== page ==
Brother Pete: The Viator way back home


Photo by Jack Krowczyk

Br. Peter teaches his sophomore Bible class.

In 1831, Father Louis Querbes founded the Clerics of Saint Viator. The order was created during the French Revolution, where clergymen were persecuted and poverty ran rampant amongst young people. Father Querbes trained Catholic men and clergy to teach Christian Doctrine. For hundreds of years, the Viatorians continued this mission. A young, rising figure in the order, Brother Peter Lamick has continued this mission into the present day.
“Brother Pete”, as people often call him, started his journey to becoming a Viatorian as a student at Saint Viator. He originally did not seek religious life and intended to become a doctor. During college, Lamick reflected on his life experiences and the important people that impacted him greatly. Several of these influential companions included Viatorian members like Brother Michael Goscho, Brother Robert Ruhr, and Father Hall. The experiences Lamick had with these holy religious models made him aspire to emulate their lives. He later contacted Father Corey Brost and began his journey as a Viatorian.
He returned to his alma mater, Saint Viator High School, and served as a teacher in the Scanlan Center. There, he assisted students with their studies and taught them valuable academic techniques. In 2020, Brother Peter transferred to Cristo Rey Saint Viator in Las Vegas, Nevada. During this time, he participated in a teacher formation program. The program paired Lamick with the assistant principal of the school and sought to improve his teaching strategies as well as promote more proactive learning. In the summer of 2021, he returned back to Arlington Heights to serve as a religion teacher.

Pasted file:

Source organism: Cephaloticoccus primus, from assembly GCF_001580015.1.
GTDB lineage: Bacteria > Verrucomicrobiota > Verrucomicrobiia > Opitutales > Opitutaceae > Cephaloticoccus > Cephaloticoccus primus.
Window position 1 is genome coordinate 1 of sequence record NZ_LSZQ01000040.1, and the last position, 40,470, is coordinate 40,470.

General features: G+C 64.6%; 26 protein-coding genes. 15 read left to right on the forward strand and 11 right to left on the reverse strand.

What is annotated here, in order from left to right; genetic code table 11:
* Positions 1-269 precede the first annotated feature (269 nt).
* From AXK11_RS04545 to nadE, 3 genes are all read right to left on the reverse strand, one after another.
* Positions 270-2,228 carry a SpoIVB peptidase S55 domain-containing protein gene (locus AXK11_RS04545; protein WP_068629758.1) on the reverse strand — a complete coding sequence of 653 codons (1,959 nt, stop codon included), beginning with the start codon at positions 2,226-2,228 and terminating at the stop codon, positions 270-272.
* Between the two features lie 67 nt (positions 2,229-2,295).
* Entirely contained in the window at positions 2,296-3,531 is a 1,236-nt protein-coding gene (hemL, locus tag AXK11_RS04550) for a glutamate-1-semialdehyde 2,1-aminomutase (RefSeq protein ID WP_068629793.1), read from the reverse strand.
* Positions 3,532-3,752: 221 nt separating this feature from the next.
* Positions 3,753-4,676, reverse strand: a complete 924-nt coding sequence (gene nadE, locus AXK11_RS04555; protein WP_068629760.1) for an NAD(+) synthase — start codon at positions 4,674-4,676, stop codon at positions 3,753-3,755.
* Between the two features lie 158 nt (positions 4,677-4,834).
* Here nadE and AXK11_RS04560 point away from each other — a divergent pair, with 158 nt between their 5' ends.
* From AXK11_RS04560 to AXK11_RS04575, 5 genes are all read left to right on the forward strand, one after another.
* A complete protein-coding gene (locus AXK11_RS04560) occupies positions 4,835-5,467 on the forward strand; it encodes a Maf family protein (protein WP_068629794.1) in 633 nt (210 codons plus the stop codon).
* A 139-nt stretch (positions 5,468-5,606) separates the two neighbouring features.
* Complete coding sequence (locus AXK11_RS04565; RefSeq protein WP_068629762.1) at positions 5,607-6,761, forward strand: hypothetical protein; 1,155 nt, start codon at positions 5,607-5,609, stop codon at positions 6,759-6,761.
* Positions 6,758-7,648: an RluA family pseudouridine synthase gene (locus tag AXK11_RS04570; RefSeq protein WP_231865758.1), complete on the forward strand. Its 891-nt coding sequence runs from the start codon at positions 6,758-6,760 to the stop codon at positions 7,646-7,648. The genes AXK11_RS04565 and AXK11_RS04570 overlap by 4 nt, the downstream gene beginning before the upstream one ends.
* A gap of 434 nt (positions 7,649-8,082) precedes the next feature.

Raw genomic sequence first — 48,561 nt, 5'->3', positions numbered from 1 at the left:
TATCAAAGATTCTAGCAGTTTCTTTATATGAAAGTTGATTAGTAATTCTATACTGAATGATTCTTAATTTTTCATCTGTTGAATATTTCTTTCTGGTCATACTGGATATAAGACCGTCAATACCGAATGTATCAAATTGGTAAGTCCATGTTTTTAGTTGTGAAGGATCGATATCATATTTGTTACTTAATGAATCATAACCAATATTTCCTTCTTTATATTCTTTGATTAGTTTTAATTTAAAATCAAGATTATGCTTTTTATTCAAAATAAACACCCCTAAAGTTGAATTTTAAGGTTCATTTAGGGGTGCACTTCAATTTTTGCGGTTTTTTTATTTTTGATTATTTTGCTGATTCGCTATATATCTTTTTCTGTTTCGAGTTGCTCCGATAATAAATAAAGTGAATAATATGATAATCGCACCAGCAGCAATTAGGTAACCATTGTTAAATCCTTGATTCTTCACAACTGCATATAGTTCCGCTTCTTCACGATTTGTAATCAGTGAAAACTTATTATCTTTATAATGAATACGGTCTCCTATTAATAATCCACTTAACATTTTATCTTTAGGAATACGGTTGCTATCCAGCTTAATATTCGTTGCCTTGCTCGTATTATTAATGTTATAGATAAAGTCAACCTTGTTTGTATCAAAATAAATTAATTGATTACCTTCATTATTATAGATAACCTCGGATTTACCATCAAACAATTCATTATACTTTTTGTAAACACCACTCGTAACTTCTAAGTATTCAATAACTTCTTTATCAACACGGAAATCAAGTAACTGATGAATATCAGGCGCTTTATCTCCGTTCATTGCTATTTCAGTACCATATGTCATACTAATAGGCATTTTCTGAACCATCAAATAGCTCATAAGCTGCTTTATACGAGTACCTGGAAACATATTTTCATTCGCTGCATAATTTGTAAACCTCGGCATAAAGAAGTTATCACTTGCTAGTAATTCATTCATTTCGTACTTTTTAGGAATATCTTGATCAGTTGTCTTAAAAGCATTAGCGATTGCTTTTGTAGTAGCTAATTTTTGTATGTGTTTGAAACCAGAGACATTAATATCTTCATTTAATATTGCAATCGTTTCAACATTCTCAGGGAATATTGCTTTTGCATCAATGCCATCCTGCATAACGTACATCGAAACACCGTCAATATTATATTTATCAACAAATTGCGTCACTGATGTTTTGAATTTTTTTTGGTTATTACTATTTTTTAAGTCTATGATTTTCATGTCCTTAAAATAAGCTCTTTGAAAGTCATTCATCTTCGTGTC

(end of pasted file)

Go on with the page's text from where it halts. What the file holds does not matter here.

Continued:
Currently, he teaches Christian Ethics and Catholic Morality for seniors and the Fundamentals of the Catholic Faith for freshmen.
“I hope my classes provide opportunities for my students to learn about their faith and wrestle with important questions about faith and one’s vocation,” said Lamick. “I want to help young people connect and deepen their connection with God”.
The journey to understanding one’s faith and vocation may be stressful in this modern age. The recent controversies facing the church and religion being less of a central figure in daily life has caused many to turn away from their faith.
“Many young people and young adults aren’t finding that their faith is relevant to their lives and are walking away from organized religion,” said Lamick when asked about today’s most pressing problems facing young Catholics.
God works in mysterious ways. Through dialogue with the Lord and others people are better able to gain an understanding of God’s plan. Brother Lamick has been in every student’s shoes at Saint Viator. His empathetic nature and drive to help others makes him an integral member of the community for this generation of Viator students and likely for future ones as well.